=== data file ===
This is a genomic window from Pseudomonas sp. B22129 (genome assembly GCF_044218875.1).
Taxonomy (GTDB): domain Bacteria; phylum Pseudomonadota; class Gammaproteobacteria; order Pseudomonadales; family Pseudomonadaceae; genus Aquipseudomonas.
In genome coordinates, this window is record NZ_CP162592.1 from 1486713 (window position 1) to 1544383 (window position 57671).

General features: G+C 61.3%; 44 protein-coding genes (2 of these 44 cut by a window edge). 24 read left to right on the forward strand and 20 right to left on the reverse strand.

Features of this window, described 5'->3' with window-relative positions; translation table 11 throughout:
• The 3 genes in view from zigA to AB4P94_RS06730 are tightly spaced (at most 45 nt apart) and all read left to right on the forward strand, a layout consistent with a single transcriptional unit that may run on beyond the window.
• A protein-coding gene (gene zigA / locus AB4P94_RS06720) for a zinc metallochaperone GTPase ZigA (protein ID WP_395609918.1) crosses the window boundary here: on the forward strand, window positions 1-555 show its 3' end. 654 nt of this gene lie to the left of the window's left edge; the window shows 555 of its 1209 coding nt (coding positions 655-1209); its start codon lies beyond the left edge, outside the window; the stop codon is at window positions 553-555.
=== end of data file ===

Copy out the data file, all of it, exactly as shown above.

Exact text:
This is a genomic window from Pseudomonas sp. B22129 (genome assembly GCF_044218875.1).
Taxonomy (GTDB): domain Bacteria; phylum Pseudomonadota; class Gammaproteobacteria; order Pseudomonadales; family Pseudomonadaceae; genus Aquipseudomonas.
In genome coordinates, this window is record NZ_CP162592.1 from 1486713 (window position 1) to 1544383 (window position 57671).

General features: G+C 61.3%; 44 protein-coding genes (2 of these 44 cut by a window edge). 24 read left to right on the forward strand and 20 right to left on the reverse strand.

Features of this window, described 5'->3' with window-relative positions; translation table 11 throughout:
• The 3 genes in view from zigA to AB4P94_RS06730 are tightly spaced (at most 45 nt apart) and all read left to right on the forward strand, a layout consistent with a single transcriptional unit that may run on beyond the window.
• A protein-coding gene (gene zigA / locus AB4P94_RS06720) for a zinc metallochaperone GTPase ZigA (protein ID WP_395609918.1) crosses the window boundary here: on the forward strand, window positions 1-555 show its 3' end. 654 nt of this gene lie to the left of the window's left edge; the window shows 555 of its 1209 coding nt (coding positions 655-1209); its start codon lies beyond the left edge, outside the window; the stop codon is at window positions 553-555.